Repo Man (1984)

Repo Man was Sid and Nancy director Alex Cox’s first major motion picture. Starring Emilio Estevez and Harry Dean StantonRepo Man captures a punk aesthetic while also featuring some amazing punk music on its soundtrack. The film follows young LA punk Otto Maddox (Estevez) during a horrible day that changes his whole life. He gets fired from his crummy supermarket job and catches his girlfriend cheating on him with his best friend. Fed up with the system, he willingly becomes a repo man under the tutelage of repossession agent, Bud (Stanton). Based on some stories Cox picked up when he was a repo man himself, the film is a mad rush of adrenaline and laughs. Estevez is great as a young punk, and the film was a breath of fresh air.

Rotten Tomatoes gave the film a 98% approval rating, and the film is considered one of the best of 1984. It features a soundtrack with songs by Iggy Pop, Black Flag, Suicidal Tendencies, and more.

SLC Punk! (1998)

It’s never been easy to be a punk, but it had to be especially hard for people in especially repressed places. There are few places as repressed and backward in the United States than Salt Lake City, Utah. Home to a whole lotta Mormons and some of the strictest liquor laws in the country, SLC is a tough place to be a punk.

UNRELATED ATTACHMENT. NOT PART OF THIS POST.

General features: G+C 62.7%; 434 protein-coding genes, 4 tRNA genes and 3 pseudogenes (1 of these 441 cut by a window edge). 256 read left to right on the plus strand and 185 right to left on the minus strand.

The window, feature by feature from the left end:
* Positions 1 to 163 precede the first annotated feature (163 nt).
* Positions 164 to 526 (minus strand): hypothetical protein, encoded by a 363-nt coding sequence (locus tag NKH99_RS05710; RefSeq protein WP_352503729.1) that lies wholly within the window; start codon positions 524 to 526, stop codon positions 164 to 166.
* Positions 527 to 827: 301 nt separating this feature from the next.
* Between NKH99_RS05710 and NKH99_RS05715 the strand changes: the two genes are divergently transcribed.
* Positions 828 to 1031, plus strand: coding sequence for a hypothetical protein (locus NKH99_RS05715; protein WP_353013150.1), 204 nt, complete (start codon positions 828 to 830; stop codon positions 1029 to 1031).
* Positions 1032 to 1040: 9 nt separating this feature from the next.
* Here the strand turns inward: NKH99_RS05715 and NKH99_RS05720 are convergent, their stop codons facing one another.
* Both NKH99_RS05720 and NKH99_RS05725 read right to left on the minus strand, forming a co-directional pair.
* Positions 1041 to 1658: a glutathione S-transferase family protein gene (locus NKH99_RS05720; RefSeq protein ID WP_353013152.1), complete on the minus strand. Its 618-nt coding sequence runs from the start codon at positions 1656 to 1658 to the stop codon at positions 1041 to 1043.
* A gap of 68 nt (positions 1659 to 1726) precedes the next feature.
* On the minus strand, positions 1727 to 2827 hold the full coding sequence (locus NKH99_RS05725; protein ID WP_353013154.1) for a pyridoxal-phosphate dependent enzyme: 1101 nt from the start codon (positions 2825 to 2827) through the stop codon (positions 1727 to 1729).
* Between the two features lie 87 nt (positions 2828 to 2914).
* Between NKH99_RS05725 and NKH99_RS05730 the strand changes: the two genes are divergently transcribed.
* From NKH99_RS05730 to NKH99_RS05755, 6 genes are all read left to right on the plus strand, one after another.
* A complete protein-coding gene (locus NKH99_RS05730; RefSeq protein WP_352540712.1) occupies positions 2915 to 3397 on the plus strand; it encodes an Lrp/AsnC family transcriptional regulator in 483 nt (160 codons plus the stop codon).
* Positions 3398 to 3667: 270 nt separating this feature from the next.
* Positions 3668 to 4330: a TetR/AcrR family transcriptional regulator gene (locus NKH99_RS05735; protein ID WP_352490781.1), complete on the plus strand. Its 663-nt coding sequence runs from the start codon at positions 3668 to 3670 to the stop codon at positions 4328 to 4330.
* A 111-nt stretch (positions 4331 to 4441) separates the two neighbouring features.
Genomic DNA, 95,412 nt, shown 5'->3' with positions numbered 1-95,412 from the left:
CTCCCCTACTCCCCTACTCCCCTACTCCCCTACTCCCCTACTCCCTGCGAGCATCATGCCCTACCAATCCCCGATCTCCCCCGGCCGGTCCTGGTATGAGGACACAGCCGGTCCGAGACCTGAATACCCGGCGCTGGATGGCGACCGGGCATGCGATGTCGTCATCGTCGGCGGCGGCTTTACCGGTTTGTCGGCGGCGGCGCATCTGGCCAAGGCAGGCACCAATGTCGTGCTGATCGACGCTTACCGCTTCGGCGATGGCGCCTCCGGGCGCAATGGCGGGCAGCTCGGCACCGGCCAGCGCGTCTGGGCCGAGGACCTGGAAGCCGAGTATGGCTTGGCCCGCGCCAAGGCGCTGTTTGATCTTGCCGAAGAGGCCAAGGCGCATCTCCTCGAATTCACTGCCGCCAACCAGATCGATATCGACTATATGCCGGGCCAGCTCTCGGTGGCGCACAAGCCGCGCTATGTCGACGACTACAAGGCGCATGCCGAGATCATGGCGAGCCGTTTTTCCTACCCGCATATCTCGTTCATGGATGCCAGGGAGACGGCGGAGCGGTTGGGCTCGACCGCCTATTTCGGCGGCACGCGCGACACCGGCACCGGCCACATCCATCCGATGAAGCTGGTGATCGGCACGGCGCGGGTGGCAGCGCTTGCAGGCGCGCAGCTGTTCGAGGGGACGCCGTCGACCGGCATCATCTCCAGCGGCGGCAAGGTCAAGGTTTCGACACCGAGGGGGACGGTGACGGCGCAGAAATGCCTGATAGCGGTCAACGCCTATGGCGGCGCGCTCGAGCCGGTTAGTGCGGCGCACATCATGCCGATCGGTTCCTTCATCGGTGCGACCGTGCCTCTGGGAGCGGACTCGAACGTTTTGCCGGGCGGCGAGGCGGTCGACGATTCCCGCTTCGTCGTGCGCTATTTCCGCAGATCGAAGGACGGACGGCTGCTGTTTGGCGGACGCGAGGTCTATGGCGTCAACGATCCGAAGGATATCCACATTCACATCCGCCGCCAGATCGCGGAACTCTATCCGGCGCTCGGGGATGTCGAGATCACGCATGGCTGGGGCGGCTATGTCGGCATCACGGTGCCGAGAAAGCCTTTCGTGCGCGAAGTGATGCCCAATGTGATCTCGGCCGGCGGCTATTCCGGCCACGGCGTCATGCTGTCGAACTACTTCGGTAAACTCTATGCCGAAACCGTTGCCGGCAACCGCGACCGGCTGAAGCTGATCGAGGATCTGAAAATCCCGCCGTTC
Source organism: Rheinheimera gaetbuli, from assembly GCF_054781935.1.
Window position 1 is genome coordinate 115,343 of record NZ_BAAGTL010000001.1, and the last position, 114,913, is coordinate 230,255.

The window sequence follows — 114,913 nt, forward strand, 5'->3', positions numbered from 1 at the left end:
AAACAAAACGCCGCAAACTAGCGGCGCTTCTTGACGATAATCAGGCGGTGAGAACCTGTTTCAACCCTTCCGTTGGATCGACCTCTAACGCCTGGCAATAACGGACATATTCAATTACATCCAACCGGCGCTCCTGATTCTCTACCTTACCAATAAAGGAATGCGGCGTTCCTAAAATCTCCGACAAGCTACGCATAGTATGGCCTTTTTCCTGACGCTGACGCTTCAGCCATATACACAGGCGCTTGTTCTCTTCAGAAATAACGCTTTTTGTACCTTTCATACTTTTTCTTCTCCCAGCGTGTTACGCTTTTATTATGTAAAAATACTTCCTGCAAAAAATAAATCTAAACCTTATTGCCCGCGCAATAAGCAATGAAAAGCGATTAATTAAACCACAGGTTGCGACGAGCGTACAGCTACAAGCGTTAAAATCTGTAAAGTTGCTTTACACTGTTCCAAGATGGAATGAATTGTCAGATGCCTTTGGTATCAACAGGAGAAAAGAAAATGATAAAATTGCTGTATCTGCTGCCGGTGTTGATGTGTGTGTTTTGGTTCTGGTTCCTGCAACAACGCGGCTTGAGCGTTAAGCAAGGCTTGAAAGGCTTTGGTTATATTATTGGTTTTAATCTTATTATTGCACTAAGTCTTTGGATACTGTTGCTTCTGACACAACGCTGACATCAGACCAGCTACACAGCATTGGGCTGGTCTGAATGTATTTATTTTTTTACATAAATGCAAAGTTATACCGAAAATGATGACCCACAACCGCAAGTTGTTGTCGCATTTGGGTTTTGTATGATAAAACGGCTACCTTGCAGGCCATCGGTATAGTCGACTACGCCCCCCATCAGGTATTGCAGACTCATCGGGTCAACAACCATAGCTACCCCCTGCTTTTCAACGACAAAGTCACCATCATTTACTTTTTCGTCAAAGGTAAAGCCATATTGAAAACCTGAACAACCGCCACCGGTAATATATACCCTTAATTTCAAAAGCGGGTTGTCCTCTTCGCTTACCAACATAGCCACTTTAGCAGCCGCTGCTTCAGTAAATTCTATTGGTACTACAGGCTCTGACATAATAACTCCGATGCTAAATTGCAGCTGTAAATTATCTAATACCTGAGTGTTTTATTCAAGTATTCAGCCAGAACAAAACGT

SLC Punk! follows a handful of young punks in the titular city during the late ’90s. Protagonist Stevo grows frustrated with his lifestyle after graduating college and eventually figures out that it’s nearly impossible to be a responsible adult and a punk. After a series of unfortunate events with drugs and death, Stevo becomes totally disenchanted with the punk rock ethos. SLC Punk! is hilarious and heartbreaking, and a truly honest look at being a punk.

The Filth and the Fury (2000)

While some criticized Sid and Nancy of being overly critical and melodramatic, The Filth and the Fury is a more factual, documentary-style look at UK punk band The Sex Pistols. The film is the second made by director Julien Temple about the band. His documentary charts the rise, decline, and eventual fall of the Sex Pistols and puts the band into a historical context. Many of the surviving members of the band felt this was a way to tell their side of the story. Temple used interviews with the surviving members, footage from the era, and outtakes from his previous film to make the documentary.